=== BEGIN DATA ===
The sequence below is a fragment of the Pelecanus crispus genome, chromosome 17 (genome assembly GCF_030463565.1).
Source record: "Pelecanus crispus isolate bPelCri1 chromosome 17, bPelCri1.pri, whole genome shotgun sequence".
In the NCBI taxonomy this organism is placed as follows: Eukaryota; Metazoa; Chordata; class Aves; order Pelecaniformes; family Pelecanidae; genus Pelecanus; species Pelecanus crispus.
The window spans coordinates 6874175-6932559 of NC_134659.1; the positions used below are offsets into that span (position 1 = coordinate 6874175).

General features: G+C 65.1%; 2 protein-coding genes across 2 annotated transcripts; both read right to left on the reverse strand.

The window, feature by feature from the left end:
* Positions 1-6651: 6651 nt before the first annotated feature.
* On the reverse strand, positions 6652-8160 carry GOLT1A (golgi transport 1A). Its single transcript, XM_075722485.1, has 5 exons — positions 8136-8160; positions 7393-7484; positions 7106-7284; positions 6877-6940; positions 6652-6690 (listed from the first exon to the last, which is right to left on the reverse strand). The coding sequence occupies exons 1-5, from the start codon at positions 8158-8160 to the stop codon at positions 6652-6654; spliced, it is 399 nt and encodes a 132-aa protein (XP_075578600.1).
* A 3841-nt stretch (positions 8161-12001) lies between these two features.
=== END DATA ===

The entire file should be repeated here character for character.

The sequence below is a fragment of the Pelecanus crispus genome, chromosome 17 (genome assembly GCF_030463565.1).
Source record: "Pelecanus crispus isolate bPelCri1 chromosome 17, bPelCri1.pri, whole genome shotgun sequence".
In the NCBI taxonomy this organism is placed as follows: Eukaryota; Metazoa; Chordata; class Aves; order Pelecaniformes; family Pelecanidae; genus Pelecanus; species Pelecanus crispus.
The window spans coordinates 6874175-6932559 of NC_134659.1; the positions used below are offsets into that span (position 1 = coordinate 6874175).

General features: G+C 65.1%; 2 protein-coding genes across 2 annotated transcripts; both read right to left on the reverse strand.

The window, feature by feature from the left end:
* Positions 1-6651: 6651 nt before the first annotated feature.
* On the reverse strand, positions 6652-8160 carry GOLT1A (golgi transport 1A). Its single transcript, XM_075722485.1, has 5 exons — positions 8136-8160; positions 7393-7484; positions 7106-7284; positions 6877-6940; positions 6652-6690 (listed from the first exon to the last, which is right to left on the reverse strand). The coding sequence occupies exons 1-5, from the start codon at positions 8158-8160 to the stop codon at positions 6652-6654; spliced, it is 399 nt and encodes a 132-aa protein (XP_075578600.1).
* A 3841-nt stretch (positions 8161-12001) lies between these two features.